Botanical Garden Art Installation Titled WindThis installation is the first of the three-part series Wind-Water-Earth at the Desert Botanical Garden. 'Wind' is inspired by the gesture and emotion of tumultuous winds and dust storms that move across the desert landscape of Arizona. For this site-specific installation, the team of Waterlillypond led by Natasha Lisitsa and Daniel Schultz decided to feature local plant materials found in the desert.
"We collected dried agave, cactus, yucca, cholla, palo verde, creosote branches, and tumbleweeds. Then transformed the dried organic materials by adding vivid color and brilliant gold, highlighting and reimagining the shapes and textures of the desert. Other materials include manzanita, dry palm leaves and live bromeliad plants."
A Structure of Wild Gestural MovementsThe foundation for the structure of three 12-foot (4m) diameter copper rings is cleverly engineered and buried so that the rings appear to roll effortlessly on the surface of the plaza. The composition of natural materials atop of it creating wild, gestural movements as if being picked up and carried by the wind. The installation has been open since January 19th and enjoyed by the visitors taking photos and wondering between the rings to observe the hidden “treasures” overhead. There have been dance performances and wedding portraits taken around the piece. Birds also seem to be attracted to its bright colors landing on top of the branches.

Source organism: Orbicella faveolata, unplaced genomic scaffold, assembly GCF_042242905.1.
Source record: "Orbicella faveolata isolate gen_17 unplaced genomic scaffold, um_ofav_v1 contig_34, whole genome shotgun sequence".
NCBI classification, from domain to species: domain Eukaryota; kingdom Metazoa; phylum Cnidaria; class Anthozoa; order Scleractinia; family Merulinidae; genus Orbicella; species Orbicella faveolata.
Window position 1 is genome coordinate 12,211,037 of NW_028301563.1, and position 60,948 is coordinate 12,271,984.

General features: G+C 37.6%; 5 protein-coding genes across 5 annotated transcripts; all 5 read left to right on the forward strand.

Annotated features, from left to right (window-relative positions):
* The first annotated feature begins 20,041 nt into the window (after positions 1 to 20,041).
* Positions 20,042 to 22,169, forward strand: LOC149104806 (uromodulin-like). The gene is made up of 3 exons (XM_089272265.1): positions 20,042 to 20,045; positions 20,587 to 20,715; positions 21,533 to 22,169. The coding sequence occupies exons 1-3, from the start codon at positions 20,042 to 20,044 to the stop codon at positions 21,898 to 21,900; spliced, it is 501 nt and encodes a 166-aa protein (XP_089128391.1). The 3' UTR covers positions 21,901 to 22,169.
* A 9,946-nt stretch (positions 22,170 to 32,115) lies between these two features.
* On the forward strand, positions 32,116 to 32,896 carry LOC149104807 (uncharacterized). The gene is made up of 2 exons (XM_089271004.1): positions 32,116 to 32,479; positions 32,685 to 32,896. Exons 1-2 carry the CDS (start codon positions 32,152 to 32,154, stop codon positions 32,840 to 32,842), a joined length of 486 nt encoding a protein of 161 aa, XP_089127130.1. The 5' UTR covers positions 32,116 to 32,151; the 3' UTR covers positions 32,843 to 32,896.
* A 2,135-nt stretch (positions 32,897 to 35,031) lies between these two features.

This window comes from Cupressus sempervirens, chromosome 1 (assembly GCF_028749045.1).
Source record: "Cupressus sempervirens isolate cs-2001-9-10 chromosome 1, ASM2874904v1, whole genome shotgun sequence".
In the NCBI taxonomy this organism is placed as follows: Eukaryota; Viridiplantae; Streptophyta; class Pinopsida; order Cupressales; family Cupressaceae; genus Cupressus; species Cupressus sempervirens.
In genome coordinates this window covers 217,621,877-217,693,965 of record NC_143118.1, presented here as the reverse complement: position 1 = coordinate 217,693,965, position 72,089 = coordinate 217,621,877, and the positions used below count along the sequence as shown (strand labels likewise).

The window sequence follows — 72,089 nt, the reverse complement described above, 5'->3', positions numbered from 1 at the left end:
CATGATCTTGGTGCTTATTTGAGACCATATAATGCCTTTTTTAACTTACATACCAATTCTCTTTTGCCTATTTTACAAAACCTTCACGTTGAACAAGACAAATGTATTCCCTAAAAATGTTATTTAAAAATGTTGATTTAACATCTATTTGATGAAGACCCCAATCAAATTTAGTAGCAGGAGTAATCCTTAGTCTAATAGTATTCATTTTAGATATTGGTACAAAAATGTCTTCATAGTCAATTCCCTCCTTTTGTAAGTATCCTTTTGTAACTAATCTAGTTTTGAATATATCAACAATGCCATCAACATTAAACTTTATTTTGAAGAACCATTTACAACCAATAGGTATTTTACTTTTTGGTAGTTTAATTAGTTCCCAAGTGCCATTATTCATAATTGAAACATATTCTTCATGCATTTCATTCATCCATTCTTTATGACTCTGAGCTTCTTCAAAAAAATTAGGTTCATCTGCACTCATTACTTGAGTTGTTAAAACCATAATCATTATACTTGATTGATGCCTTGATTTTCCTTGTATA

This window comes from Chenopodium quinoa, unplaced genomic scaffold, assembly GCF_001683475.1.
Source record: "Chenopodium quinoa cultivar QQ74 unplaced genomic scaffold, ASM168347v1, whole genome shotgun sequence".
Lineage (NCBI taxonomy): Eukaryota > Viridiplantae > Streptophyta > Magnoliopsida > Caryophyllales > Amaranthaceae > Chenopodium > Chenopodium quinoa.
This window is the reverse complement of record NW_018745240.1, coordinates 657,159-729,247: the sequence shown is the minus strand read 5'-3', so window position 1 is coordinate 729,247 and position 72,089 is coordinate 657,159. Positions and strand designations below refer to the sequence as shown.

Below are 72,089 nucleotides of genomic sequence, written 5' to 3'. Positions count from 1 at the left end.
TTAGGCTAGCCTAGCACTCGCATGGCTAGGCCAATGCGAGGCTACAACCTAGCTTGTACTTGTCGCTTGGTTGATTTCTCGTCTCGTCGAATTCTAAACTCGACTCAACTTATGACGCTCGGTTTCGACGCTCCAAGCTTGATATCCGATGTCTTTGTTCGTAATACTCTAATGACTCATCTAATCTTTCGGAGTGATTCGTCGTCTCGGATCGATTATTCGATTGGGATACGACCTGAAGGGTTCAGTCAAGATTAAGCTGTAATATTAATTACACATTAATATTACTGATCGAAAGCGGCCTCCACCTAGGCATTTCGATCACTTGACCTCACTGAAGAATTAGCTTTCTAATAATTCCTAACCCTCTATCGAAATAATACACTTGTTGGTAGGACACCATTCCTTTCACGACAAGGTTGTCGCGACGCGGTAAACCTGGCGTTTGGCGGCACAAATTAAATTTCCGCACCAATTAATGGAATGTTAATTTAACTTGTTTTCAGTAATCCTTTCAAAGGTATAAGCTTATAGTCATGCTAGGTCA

The Making Of WindTwo videos show the artwork of Waterlilypond at the Desert Botanical Garden. Take a close look at the 'making of' and enjoy a fantastic birds-eye view of the floral installation.
By the Numbers
16 feet tall 6000 lb steel structure 200 creosote and palo verde branches 50 tumbleweeds 60 manzanita branches 30 dry desert plant specimen 50 bromeliad plants